The TAPshift manual automatic transmission does what you tell it to do, nothing more. We love that. But the 6-speed manual transmission with the V6 is the most all-around usable sporty combination (the V6 because 426 horsepower is overkill on the street). The gearbox is solid but not slick, and the throws are shorter than some. The 6-speed shifts nicely, including easily down into first gear for hairpin turns.
Inside, the cabin is quiet, so quiet that 80 mph feels more like 70. Interior materials are good, but the instrumentation is disappointing, with GM apparently still trying to be clever rather than clean with gauges. The bucket seats are comfortable, with decent bolstering. The front seat slides 8.5 inches and the steering wheel tilts and telescopes, so drivers of all sizes will fit, most notably Camaro’s many female buyers. The standard cloth upholstery is good, with excellent leather available in black, gray, beige and two-tone Inferno Orange.
The windows are small (doorsills high for safety) and the A-pillars wide, so it makes the cockpit feel a bit cave-like. Visibility through the windshield is compromised by the long hood and raked windshield, although careful location of the driver’s seat helps. Rear visibility over the driver’s shoulder isn’t very good, but then it’s impossible to make it good with a roofline this sporty. Rear seat legroom measures a meager 29.9 inches, so you’ll want to avoid sitting back there.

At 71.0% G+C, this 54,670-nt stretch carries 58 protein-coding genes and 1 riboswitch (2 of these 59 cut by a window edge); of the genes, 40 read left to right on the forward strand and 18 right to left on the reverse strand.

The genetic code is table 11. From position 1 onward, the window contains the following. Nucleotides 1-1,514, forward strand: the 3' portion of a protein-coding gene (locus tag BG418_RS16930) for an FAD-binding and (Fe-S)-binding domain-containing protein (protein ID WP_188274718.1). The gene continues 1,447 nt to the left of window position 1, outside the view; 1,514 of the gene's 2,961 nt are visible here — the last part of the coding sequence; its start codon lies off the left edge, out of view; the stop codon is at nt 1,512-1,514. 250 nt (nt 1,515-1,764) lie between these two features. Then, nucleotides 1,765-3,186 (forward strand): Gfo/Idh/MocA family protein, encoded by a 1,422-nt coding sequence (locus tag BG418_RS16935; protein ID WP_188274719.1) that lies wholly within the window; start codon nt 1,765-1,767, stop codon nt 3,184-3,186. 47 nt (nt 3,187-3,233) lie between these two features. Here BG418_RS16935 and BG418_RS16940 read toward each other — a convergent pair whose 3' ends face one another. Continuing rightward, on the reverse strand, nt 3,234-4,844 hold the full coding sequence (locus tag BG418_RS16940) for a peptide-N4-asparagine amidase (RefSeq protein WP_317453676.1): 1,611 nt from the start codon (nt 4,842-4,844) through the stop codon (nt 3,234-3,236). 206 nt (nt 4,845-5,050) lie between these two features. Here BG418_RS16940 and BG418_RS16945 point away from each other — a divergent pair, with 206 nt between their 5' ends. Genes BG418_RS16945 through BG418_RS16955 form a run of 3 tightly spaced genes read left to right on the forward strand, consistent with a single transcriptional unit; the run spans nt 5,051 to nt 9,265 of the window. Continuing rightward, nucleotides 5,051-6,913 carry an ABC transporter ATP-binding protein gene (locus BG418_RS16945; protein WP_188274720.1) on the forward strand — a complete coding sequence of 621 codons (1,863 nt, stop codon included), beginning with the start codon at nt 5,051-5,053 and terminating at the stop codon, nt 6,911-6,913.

Camaro SS uses the 6.2-liter Corvette V8, making 400 horsepower with the optional 6-speed automatic, or 426 horsepower with the 6-speed manual. We were disappointed by the civility of the exhaust note. The SS uses firmer shocks, springs and anti-roll bars than the V6 models, but the ride doesn’t suffer for it. We found the handling balance of the Camaro SS excellent.
The convertible is equipped like the coupes but features a soft top fitted with acoustical foam in the headliner to minimize noise with the top up. This latest-generation Camaro was designed from the outset to include convertible models, and reinforcements were added in four key areas to increase rigidity.